Crushed like an Egg-Shell

The story of a ship immured in ice, the crew potentially doomed to starvation or hypothermia, appeared in a variety of forms in the decades surrounding Frankenstein.

​By 1818, O'Reilly could reflect on the awful "instances… wherein a ship so circumstanced has been crushed like an egg-shell" (89). On an expedition to Antarctica in 1915, the British explorer Ernest Shackelton's ship, the Endurance, was also famously crushed by ice, and its fate was captured in the photograph reproduced below.

For Shelley's novel, the most immediate reference would probably have been the account of John Phipps' abortive expedition, during which the two ships—the HMS Racehorse and the HMS Carcass—became trapped in the ice for more than ten days.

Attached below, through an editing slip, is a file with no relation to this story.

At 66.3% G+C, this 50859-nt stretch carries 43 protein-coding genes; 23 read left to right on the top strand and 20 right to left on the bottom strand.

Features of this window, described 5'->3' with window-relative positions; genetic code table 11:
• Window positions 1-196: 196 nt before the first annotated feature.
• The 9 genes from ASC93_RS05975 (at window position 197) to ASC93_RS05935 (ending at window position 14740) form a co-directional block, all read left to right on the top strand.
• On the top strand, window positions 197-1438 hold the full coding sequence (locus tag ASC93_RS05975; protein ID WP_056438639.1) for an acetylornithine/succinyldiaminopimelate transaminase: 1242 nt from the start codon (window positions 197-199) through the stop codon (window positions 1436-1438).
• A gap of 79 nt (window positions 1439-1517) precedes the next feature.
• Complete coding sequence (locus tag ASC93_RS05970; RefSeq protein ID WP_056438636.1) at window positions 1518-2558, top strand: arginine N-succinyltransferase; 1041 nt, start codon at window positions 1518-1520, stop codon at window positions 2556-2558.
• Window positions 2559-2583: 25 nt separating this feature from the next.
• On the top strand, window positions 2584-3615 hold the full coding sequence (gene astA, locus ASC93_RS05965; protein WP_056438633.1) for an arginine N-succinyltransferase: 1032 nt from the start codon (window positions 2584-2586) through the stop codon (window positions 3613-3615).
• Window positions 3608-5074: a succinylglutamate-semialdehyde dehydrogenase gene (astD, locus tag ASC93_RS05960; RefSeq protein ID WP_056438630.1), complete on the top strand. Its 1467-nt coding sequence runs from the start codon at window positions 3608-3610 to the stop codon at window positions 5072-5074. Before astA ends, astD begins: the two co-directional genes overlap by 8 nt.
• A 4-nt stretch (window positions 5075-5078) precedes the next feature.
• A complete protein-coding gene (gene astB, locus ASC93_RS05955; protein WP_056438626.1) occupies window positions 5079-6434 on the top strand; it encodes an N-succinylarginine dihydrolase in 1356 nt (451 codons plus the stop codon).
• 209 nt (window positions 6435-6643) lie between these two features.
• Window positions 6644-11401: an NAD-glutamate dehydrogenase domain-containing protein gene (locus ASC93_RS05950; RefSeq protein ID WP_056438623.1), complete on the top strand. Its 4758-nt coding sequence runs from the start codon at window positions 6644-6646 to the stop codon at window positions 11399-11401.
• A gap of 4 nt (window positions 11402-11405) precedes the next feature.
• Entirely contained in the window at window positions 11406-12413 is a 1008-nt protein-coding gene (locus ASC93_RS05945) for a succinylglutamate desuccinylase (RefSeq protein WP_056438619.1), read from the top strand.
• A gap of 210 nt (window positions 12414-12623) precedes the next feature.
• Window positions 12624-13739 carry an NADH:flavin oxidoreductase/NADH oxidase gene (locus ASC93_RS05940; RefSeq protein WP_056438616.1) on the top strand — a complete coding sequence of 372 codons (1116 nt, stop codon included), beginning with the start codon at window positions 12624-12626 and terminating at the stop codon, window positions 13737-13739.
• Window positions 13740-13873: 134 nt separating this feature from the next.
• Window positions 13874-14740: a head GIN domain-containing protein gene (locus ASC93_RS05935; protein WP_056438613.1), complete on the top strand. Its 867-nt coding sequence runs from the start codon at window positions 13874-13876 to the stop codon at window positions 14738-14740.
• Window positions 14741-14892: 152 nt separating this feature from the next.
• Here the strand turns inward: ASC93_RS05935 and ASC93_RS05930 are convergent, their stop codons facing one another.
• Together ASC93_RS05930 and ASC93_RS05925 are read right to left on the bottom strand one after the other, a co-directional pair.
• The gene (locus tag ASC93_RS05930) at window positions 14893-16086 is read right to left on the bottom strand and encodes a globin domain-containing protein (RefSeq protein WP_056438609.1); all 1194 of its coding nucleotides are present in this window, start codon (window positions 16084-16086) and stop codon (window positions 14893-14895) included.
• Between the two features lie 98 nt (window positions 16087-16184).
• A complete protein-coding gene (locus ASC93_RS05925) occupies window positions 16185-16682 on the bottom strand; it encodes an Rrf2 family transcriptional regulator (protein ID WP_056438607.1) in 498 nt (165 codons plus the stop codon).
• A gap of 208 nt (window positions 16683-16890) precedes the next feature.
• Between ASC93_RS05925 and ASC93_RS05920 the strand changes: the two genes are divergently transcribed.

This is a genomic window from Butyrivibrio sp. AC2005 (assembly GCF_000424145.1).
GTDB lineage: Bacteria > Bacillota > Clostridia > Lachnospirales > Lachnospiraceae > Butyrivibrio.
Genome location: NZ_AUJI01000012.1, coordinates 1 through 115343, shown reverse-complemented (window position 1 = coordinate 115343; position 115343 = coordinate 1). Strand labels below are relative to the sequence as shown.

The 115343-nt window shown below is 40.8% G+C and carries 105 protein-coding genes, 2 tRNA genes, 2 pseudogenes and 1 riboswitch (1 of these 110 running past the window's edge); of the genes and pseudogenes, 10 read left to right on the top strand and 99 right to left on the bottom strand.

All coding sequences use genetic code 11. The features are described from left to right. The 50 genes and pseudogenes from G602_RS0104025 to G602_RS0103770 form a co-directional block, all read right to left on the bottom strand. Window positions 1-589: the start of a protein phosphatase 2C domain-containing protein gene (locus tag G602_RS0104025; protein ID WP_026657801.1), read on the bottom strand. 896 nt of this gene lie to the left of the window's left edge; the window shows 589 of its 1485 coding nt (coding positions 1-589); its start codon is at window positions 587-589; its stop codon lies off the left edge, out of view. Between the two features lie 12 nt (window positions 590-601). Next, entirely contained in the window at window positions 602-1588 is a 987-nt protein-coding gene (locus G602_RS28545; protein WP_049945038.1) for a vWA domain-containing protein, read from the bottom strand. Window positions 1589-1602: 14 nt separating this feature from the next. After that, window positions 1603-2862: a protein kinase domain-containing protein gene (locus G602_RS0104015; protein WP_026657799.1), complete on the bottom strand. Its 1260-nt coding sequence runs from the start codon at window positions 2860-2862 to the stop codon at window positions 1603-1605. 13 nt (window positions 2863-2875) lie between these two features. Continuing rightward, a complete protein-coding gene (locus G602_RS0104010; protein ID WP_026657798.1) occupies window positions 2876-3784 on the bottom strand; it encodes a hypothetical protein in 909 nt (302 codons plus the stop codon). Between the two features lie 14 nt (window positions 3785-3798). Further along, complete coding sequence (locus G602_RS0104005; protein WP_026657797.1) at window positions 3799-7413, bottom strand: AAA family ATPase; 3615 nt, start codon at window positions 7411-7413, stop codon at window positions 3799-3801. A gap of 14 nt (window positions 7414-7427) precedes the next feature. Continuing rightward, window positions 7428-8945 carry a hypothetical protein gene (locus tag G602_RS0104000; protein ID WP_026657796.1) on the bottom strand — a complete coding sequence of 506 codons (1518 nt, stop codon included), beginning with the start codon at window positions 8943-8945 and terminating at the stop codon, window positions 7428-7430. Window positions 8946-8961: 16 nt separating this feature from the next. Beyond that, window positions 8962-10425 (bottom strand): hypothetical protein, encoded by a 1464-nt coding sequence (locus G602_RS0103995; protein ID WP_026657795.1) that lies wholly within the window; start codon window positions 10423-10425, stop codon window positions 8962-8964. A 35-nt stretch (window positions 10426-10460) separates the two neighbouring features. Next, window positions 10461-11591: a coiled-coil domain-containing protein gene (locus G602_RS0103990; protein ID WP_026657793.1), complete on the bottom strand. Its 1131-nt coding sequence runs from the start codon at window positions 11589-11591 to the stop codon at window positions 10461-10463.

Phipps acknowledges the aesthetic features of the situation, but his emphasis on the "beautiful and picturesque" elements of the frozen landscape attest to an earlier sense of the arctic (60). There are some suggestive historical and stylistic connections between these two stories of arctic misadventure, but the perils of the pack ice combined with the ambition of explorers ensured that this became a persistent element of artic expeditions—the fate of both the Franklin and Shackleton expeditions, among a number of others.

John Cleveley Junior, "View of the Racehorse and Carcass August 7th: 1773," from Constantine John Phipps, A Voyage Towards the North Pole Undertaken By His Majesty's Command, 1773 (London: W. Bowyer and J. Nichols, 1774), 67. (Archive.org: https://archive.org/stream/voyagetowardsnor00mulg#page/n93).








Royal Geographic Society, "Endurance Final Sinking in Antarctica" (Wikimedia Commons).